Housebuilder puts £109m aside and sets up standalone division to meet ‘developer pledge’ demands

Countryside has posted a £181.5m loss in the first half of the year as fire safety remediation costs and impairment charges made themselves felt.

The partnerships housebuilder reported the pre-tax loss for the six months to 31 March, compared to a profit of £38m in the same period the previous year.

Countryside - Spencer Park - CPL-SPH-view 3 (003)

Countryside’s Spencer Park scheme in Hemel Hempstead

The group’s profit figure was hit by a £109m provision to fix fire safety issues in its blocks over 11 metres in height under Michael Gove’s developer pledge.

Countryside is spending a further £19m to set up a standalone division to manage and deliver the works, which are expected to take around 10 years.

The group also recorded a £77m goodwill impairment charge relating to Westleigh, the Leicestershire-based housebuilder Countryside acquired in 2018. This followed a site-by-site review earlier this year after a profit warning in the first quarter of the year, which led to the departure of chief executive Iain McPherson.

The firm’s turnover also fell from £661m to £602m year-on-year, while completions decreased from 2,591 to 1,958 over the same period.

Countryside said this was due to “an unusually strong comparative period which had benefited from Covid related deferrals”.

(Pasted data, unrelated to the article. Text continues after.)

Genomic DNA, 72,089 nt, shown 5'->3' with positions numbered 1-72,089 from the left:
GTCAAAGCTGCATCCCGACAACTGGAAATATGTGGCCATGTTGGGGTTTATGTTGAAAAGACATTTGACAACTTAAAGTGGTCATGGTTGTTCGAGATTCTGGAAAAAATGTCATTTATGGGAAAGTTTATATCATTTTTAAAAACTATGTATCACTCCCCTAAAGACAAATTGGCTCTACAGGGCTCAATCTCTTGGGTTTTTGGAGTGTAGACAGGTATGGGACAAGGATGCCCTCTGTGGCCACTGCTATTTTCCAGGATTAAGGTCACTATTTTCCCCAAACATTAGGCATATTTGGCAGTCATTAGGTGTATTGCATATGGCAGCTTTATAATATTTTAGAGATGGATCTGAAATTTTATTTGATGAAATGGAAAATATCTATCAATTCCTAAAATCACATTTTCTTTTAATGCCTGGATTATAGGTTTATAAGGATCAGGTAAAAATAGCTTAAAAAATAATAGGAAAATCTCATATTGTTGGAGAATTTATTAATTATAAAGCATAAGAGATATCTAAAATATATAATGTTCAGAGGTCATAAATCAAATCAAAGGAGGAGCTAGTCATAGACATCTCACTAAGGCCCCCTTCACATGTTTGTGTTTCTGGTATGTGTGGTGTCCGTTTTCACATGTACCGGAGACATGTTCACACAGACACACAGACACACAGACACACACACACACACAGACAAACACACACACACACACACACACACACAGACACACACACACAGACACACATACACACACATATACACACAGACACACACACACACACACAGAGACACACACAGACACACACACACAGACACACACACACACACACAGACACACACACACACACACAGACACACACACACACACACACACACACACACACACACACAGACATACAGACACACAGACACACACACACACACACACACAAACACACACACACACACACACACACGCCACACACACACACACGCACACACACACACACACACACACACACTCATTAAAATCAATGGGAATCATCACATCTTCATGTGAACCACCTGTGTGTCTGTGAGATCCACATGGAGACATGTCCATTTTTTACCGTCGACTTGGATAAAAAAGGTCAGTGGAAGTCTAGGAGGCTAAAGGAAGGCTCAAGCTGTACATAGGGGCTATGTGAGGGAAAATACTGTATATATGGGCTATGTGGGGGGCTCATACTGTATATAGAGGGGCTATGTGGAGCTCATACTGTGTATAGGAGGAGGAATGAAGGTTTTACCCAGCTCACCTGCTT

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The housebuilder also said that despite losses in its modular business it remains “absolutely committed” to modern methods of construction (MMC) and said it is aiming for half of all homes to be built by MMC by 2025.

However, it repeated that it is “considering all options to minimise future losses” through its modular business after a £6.5m deficit in the first half of the year, £3m of which related to its new factory in Bardon, Leicestershire.

The housebuilder said it expects adjusted operating profit of £150m for the full year.

Its order book, stands at £1.5bn, 25% higher than for the same period last year .

It said: “Performance in the second quarter of the year showed improvement following a weaker performance in the first quarter which was impacted by delays to starting on a number of sites and operational challenges, including groundworker, timber-frame and roofing contractor issues.”